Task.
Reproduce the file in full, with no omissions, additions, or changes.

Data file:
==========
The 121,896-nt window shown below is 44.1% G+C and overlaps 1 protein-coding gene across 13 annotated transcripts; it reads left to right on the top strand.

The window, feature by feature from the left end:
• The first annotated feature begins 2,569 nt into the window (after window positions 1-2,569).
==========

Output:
The 121,896-nt window shown below is 44.1% G+C and overlaps 1 protein-coding gene across 13 annotated transcripts; it reads left to right on the top strand.

The window, feature by feature from the left end:
• The first annotated feature begins 2,569 nt into the window (after window positions 1-2,569).